Understanding the costs associated with small business health insurance is vital for any entrepreneur or small business owner. Health insurance is not just an attractive benefit that attracts and retains top talent, it also plays an integral role in the overall well-being and satisfaction of your employees.
But the reality is stark: about half of small businesses find it challenging to afford traditional benefits, leading to a competitive disadvantage when it comes to talent acquisition and retention.
Interestingly, 90% of our clients are introducing benefits for the first time. This underscores the rapidly changing landscape as businesses recognize the value of offering health benefits to remain competitive.
Large corporations benefit from scale in negotiating premiums, while small businesses face distinct challenges with small business helath insurance costs. Health Reimbursement Arrangements (HRAs) offer an affordable solution, enabling businesses to attract top talent without straining finances.
Small Business Health Insurance Costs vs Large Employers
According to the Kaiser Family Foundation’s 2023 annual survey, the average annual premiums for employer-sponsored health insurance reached $23,968 for family coverage, showing a steady rate compared to the previous year. Despite the stable premium rate, workers saw their wages increase by 5.2% and inflation by 5.8%, suggesting that future premiums might see a rise given the ongoing inflationary trends.
The distribution of these costs differs between small businesses and larger employers:
- Small Businesses: Businesses with fewer than 50 employees typically face higher premiums due to limited negotiating power and concentrated administrative costs.
- Large Employers: Their size allows them to negotiate better rates, handle administrative tasks efficiently, and possibly self-insure for further savings.
What Health Insurance Options Are Available for Small Business Owners?
For small business owners, understanding the range of health insurance options is imperative. Here’s a breakdown of the various available choices:
- SHOP (Small Business Health Options Program): A health insurance marketplace for small businesses, SHOP lets employers select coverage levels and decide how much to contribute to employee premiums.
- Level Funded Plans: These are a middle-ground solution between fully-insured and self-funded plans. Employers pay a set monthly fee, and if claims are below a certain amount by year’s end, they may receive a refund.
- Self-Funded Plans: Here, instead of paying premiums to an insurance provider, employers set aside funds to cover potential claims. This option can save money but does come with higher risk.
- Traditional Employer Sponsored Group Plans: This is the most common health insurance option, where employers offer standardized group plans to employees. Premiums are typically shared between employers and employees.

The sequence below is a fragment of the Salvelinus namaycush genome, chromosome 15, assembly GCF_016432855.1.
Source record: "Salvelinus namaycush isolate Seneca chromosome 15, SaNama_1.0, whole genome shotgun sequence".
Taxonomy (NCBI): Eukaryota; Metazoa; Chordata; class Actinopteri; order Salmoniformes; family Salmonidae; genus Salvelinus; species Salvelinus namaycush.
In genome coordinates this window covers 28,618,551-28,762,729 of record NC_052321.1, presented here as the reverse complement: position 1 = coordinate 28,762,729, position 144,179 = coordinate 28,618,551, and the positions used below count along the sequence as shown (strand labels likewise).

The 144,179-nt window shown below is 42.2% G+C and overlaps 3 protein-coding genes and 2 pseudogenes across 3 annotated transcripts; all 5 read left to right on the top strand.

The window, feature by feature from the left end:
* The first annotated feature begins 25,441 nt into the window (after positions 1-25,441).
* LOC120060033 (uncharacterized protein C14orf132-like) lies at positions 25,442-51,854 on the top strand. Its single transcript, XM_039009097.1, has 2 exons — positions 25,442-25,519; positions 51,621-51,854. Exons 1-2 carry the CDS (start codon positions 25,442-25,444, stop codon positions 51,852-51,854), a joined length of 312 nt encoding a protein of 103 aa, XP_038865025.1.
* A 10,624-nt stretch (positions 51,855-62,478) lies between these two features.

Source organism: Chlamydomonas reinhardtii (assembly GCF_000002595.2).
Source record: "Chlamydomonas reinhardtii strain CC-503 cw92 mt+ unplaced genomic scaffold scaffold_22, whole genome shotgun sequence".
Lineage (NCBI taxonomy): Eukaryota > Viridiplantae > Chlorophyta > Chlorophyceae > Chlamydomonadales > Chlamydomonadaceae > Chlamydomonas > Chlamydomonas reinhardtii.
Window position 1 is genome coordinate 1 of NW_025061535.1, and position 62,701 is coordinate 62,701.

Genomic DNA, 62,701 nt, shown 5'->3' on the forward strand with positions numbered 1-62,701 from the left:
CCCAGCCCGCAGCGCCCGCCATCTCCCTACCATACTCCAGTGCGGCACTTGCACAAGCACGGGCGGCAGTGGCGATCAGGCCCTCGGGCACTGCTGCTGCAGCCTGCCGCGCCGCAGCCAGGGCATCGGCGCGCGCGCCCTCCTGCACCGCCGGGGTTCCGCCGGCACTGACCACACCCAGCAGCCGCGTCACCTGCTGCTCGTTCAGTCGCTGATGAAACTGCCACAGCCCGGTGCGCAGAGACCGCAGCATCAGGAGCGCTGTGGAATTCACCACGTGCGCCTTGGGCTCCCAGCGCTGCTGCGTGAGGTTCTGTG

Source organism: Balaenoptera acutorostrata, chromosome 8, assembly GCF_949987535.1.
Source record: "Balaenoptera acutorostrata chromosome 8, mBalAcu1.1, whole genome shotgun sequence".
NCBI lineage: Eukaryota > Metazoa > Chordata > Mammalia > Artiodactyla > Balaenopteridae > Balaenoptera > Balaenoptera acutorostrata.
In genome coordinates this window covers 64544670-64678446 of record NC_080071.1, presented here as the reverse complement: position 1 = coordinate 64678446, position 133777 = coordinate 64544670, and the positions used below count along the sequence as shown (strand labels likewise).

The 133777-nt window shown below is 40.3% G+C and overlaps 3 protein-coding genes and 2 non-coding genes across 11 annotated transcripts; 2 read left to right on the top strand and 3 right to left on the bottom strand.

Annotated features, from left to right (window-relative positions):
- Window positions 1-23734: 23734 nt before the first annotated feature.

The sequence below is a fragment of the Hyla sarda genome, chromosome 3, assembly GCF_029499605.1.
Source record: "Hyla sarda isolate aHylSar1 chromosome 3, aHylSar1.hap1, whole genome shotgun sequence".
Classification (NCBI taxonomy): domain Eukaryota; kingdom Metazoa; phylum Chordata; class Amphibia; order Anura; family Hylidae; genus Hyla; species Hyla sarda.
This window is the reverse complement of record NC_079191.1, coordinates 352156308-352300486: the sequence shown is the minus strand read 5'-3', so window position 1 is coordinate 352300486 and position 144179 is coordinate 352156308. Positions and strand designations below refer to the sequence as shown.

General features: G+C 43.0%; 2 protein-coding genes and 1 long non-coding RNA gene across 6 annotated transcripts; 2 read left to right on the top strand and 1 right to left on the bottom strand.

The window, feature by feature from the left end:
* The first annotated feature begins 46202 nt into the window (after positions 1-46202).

- Sharing Ministries: This is a faith-based approach where members share medical expenses. It’s not insurance per se, but members can benefit from reduced medical costs.
- Stipends: Some employers provide a fixed monetary amount to employees to buy their own insurance, giving them the flexibility to choose.
- No Benefits: Given certain conditions, smaller businesses might not be legally obligated to offer health insurance. They might opt not to provide any benefits.
- HRAs (Health Reimbursement Arrangements): These are employer-funded accounts that reimburse employees for out-of-pocket medical expenses and individual health insurance premiums.
What Costs Does the Employer Take on With a Small Group Health Insurance Plan?
Here’s a detailed breakdown to understand the costs associated with small group health insurance plans:
Small Group Health Insurance Premium Costs
This is the monthly fee paid to the insurance provider. While employers often cover a significant portion, employees may also contribute.
Small Business Health Insurance Copays
A fixed amount that employees pay for health services after their insurance takes effect. It varies based on the service type and plan.
Small Business Health Insurance Out-of-Pocket Costs
These are expenses not covered by insurance. They can include deductibles, copayments, and coinsurance.
Small Business Health Insurance Out-of-Pocket Maximums
This is the maximum amount employees pay during a policy period (typically a year). After reaching this amount, the plan covers 100% of the allowed amount of covered services.
In Network and Out-of-Network
In-network providers have negotiated rates with the insurance company. Using them is generally cheaper. Out-of-Network providers haven’t, and using them can result in higher out-of-pocket costs for employees.
By understanding these options and costs, small business owners can make informed decisions that align with their financial capabilities and cater to their employees’ needs.
Determining the Cost of Your Business’s Health Insurance
Determining your business’s health insurance cost involves various factors like workforce size and health needs, and desired coverage. However, these guidelines can simplify the decision-making process.
Look at Average Costs for Your Area
Regional variations affect health insurance costs. Urban areas may have higher premiums due to increased living and healthcare costs, while rural regions might have fewer providers, altering pricing dynamics.
- Research Local Averages: Begin by investigating the average costs of health insurance plans in your region. Local chambers of commerce, industry associations, or state insurance departments can provide valuable data.
- Consult Brokers: Insurance brokers familiar with your area can give insights into the pricing trends and help identify cost-effective plans tailored to your needs.
Set Limits Based on Yearly Revenue
Tying health insurance expenses to your company’s yearly revenue can ensure that you provide robust benefits without jeopardizing financial health.
- Determine a Percentage: Decide on a specific percentage of your revenue that you’re willing to allocate to health insurance. This ensures your expenses grow proportionally with your company’s success.
- Regularly Review: As your revenue changes – whether it increases or decreases – revisit your health insurance spending. Adjust your coverage or contribution rates to maintain a balanced budget.
Stick to 10% of Employee Income
Many businesses aim to keep an employee’s health insurance contribution under 10% of their income, making it affordable and reducing turnover from financial pressures.